Day 6 in Washington DC Friday Oct 9

DC Day 6 photo link here

On Friday we had originally planned to take the Spirit river boat on the Potomac River to Mt. Vernon. DC_Day6 (14) It seemed that a one-way trip on the boat using the Metro and public bus for our return trip was a good idea. The ticket takers at the Spirit phone sales could not quite comprehend why anyone would want to do it this way, and had a very hard time figuring out the cost. At $84, it was only four dollars less than the round trip, so we thought better of that plan. It was a lot of money for just a short river trip. We also would have needed to board the bus at 5:40 am, take the Metro to unknown zones of the city in the dark, and try to get on the boat by 8am. After five days of museums, we looked at each other and said, “All this for one more wonderful museum?” Maybe not.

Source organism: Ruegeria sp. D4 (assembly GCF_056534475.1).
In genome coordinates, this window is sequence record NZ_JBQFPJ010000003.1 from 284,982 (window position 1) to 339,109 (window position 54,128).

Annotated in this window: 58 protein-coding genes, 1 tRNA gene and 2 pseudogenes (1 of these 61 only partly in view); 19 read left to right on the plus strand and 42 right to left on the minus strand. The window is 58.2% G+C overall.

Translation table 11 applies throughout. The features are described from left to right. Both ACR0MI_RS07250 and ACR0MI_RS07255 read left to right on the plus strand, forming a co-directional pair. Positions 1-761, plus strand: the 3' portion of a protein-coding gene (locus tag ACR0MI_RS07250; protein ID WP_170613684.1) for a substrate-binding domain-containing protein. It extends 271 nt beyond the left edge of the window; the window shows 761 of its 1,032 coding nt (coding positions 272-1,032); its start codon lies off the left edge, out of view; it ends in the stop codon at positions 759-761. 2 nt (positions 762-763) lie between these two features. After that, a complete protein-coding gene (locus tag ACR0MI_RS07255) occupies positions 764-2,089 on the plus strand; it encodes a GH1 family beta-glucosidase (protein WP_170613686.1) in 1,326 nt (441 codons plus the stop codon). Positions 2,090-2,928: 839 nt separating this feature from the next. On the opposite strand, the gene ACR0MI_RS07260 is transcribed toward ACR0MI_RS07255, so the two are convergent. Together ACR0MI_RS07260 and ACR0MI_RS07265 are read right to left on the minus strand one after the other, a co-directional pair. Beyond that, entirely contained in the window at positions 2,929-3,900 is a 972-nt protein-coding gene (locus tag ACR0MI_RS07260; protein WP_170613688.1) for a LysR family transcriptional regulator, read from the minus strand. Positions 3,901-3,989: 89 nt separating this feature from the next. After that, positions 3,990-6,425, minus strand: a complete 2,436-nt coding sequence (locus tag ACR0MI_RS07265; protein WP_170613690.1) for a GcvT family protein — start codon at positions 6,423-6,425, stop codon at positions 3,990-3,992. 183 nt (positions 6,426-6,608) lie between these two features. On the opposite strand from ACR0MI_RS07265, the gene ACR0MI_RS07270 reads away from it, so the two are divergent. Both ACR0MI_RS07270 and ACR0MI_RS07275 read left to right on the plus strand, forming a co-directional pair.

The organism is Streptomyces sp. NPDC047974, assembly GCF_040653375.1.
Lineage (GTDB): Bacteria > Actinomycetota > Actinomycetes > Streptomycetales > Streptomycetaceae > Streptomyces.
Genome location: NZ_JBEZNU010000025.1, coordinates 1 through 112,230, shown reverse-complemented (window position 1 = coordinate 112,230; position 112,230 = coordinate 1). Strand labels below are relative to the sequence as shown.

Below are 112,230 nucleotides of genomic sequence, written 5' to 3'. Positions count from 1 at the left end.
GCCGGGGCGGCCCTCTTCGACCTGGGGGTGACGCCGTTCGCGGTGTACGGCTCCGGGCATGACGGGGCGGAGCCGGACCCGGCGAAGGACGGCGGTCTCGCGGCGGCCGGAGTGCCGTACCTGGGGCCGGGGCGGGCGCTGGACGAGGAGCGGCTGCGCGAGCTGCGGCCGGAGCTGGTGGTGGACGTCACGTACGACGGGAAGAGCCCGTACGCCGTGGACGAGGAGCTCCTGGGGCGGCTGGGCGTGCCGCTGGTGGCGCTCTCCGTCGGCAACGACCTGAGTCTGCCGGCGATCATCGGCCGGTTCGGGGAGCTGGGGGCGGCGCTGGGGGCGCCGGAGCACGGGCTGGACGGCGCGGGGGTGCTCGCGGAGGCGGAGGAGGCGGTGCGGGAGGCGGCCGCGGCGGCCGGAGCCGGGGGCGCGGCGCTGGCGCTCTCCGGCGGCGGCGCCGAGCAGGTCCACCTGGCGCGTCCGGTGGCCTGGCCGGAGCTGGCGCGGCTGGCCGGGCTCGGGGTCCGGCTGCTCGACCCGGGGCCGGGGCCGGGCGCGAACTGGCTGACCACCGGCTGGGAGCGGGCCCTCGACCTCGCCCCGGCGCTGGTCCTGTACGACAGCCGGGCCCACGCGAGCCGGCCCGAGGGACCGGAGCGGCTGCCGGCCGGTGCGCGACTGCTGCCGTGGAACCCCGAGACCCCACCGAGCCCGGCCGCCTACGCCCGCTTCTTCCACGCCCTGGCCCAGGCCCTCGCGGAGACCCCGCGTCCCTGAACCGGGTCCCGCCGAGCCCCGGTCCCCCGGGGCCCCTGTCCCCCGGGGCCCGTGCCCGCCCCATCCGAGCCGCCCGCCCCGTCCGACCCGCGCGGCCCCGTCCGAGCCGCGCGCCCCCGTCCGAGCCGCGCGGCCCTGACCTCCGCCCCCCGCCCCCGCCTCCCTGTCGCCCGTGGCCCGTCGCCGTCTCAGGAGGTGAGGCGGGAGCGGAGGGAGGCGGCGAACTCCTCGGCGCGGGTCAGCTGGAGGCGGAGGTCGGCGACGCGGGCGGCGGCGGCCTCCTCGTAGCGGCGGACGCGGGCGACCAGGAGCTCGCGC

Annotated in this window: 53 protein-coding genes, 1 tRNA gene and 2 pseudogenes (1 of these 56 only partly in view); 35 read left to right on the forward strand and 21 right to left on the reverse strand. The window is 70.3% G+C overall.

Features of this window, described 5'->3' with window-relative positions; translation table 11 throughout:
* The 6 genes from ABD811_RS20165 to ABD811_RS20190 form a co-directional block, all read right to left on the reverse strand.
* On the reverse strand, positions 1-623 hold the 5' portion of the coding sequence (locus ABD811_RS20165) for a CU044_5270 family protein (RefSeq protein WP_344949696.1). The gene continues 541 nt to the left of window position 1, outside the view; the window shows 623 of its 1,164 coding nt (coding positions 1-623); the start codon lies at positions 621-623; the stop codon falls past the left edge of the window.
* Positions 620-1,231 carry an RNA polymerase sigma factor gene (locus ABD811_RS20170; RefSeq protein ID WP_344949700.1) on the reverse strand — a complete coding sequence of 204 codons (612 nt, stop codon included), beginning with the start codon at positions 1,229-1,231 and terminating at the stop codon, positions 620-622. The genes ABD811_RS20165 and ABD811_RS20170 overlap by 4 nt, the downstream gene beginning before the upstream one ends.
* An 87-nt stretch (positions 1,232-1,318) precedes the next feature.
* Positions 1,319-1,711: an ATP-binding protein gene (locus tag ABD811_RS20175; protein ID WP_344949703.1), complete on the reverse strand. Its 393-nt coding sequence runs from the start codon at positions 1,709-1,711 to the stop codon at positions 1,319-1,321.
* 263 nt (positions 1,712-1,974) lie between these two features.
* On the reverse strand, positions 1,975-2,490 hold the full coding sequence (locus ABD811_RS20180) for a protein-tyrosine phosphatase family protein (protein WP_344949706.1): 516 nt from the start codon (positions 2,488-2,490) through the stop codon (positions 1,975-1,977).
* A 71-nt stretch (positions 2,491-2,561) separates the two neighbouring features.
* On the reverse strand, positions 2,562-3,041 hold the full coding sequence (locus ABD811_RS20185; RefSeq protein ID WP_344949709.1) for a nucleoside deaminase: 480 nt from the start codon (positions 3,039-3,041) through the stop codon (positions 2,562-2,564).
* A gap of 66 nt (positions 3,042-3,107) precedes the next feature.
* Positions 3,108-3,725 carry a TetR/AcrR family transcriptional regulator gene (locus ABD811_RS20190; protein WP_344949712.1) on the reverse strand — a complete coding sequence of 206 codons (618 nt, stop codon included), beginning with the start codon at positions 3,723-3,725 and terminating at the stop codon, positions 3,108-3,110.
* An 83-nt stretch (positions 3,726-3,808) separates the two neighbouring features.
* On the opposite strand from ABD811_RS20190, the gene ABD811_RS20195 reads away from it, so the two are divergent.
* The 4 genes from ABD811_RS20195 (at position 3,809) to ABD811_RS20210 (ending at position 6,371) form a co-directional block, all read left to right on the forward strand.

Instead, we took a slow relaxed morning and planned to catch the Metro at 9 am. For the first time since we have been here, our trusty shuttle let us down. There were too many people for the van, and the driver had to return for us half an hour later. A couple of other minor things went wrong that morning as well, so the tone for the day was set at a fairly low point. Thinking maybe it was time to go up in the Washington Monument, we emerged again at the Smithsonian stop. It was only around 10 am by then, but all but a few of the tickets had been distributed. We stood in line to get our tickets with a tour time of 1:30 pm. We hemmed and hawed a bit because we really wanted to somehow get on the river. An afternoon boat ride would have been nice, but the tour was right in the middle of the time of day when we would have to manage transportation; either to a dock in Alexandria or in Georgetown. No matter how we tried, we couldn’t figure out how to do all the things we wanted to do, especially if we had to be back at the monument at 1pm.